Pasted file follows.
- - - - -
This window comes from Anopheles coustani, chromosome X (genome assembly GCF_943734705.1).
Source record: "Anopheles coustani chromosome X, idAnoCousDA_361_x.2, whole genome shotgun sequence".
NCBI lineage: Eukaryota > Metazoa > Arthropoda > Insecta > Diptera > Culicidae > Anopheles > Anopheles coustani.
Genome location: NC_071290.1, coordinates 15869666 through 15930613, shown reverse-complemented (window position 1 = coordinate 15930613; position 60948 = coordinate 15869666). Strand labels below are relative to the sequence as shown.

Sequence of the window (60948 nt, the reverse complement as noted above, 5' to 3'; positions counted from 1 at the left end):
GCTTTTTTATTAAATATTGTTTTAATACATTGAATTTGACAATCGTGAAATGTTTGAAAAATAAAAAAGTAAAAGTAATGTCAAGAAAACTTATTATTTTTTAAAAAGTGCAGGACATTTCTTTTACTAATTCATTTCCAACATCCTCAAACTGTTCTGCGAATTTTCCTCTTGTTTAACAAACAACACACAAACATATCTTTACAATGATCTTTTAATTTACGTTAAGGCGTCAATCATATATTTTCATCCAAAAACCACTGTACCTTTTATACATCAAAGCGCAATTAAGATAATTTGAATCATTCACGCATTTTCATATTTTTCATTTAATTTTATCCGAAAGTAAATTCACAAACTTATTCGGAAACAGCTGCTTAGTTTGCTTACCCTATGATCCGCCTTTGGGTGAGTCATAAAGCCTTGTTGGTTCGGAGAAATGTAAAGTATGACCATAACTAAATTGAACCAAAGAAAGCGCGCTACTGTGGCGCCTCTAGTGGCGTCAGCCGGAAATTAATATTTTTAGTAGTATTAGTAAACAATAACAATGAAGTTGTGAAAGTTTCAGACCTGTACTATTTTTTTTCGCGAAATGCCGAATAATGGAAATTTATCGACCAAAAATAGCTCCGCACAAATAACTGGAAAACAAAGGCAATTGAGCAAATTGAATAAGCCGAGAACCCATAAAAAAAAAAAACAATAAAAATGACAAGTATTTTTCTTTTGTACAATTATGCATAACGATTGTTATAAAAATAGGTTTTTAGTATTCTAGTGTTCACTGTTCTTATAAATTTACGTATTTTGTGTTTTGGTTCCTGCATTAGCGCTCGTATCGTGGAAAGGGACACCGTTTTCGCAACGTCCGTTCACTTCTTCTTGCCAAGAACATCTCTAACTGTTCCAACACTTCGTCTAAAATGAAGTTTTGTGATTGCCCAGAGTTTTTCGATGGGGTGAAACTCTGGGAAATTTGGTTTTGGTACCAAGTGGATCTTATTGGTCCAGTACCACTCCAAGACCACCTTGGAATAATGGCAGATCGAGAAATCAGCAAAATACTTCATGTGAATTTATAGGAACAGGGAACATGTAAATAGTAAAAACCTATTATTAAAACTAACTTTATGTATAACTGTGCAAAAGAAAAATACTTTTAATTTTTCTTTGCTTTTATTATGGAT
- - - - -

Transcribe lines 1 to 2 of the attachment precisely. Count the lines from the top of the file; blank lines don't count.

This window comes from Anopheles coustani, chromosome X (genome assembly GCF_943734705.1).
Source record: "Anopheles coustani chromosome X, idAnoCousDA_361_x.2, whole genome shotgun sequence".